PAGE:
Location, location, location: Chemistry Simulation Design Influence on Engagement and Interaction Patterns
Susan Rodrigues, The University of Dundee, Australia ; Eugene Gvozdenko, The University of Melbourne, Australia
Global Learn, in Melbourne, Australia ISBN 978-1-880094-85-3 Publisher: Association for the Advancement of Computing in Education (AACE)
Educational computer-based simulations are becoming an integral part of ICT-enabled learning. The issues of the simulation design, in particular the influence of instructions and controls on user’s engagement with the simulation were examined by a study involving a Chemistry subject. Online titration simulation was offered to the sample of 36 secondary and tertiary students to investigate the impact of design alterations on student’s interaction with the simulation. The study established that re-locating a screen element to a more central position tended to increase the number of interactions with the element. Re-arranging the sequence of instructions on the screen in left-to-right order resulted in a higher percentage of users following the instructions successfully. Additional online instructions provided before the simulation did not seem to have a significant impact on users’ behaviour. The study observed gross underestimation of the difficulty of the task by most users. These findings make an input into academic discussions of simulation design and use in education practice.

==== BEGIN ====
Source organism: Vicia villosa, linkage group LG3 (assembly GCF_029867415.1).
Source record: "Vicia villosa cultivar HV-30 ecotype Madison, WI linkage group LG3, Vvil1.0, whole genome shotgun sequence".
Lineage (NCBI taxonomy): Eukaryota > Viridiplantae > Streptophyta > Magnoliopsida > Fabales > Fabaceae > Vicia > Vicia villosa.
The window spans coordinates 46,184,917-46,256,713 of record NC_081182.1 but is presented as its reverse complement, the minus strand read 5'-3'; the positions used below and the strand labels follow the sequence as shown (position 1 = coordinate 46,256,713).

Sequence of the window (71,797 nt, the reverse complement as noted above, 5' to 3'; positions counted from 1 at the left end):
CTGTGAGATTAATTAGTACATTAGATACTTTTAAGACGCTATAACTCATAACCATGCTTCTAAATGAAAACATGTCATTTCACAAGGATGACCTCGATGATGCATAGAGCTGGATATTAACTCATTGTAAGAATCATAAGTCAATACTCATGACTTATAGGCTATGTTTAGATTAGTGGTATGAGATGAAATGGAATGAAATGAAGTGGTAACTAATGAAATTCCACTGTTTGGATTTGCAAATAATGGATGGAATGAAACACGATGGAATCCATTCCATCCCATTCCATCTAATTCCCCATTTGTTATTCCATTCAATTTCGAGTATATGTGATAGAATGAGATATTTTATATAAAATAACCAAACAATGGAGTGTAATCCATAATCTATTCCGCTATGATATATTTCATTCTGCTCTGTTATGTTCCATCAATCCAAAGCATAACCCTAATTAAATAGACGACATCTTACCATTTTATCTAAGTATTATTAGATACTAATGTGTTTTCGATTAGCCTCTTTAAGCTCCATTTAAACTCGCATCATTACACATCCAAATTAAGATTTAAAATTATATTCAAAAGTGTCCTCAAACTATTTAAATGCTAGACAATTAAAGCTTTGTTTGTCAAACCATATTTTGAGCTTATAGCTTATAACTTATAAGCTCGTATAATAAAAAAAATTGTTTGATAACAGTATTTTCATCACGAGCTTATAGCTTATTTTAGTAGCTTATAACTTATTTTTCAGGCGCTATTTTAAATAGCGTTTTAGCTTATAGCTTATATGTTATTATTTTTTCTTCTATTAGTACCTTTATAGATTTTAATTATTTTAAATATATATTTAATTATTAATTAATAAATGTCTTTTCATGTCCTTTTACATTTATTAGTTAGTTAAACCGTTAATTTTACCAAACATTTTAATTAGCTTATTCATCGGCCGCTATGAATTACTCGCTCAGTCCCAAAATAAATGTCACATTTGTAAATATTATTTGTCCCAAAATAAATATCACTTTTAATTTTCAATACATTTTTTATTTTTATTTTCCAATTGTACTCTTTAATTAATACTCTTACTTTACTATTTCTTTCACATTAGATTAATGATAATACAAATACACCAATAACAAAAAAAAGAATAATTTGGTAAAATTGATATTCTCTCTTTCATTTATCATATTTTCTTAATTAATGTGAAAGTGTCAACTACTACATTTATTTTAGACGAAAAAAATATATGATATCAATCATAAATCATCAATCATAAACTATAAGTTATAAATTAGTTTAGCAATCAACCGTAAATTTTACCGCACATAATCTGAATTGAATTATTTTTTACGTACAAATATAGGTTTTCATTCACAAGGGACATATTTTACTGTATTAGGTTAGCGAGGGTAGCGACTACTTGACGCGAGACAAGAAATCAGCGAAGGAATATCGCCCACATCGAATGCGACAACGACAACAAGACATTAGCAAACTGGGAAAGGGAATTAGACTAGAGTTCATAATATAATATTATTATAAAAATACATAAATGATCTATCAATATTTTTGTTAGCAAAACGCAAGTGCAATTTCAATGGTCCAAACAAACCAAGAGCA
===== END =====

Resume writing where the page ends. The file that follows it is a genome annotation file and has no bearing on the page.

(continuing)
Rodrigues, S. & Gvozdenko, E. (2011). Location, location, location: Chemistry Simulation Design Influence on Engagement and Interaction Patterns. In S. Barton, J. Hedberg & K. Suzuki (Eds.), Proceedings of Global Learn Asia Pacific 2011--Global Conference on Learning and Technology (pp. 1529-1537). Melbourne, Australia: Association for the Advancement of Computing in Education (AACE).
© 2011 Association for the Advancement of Computing in Education (AACE)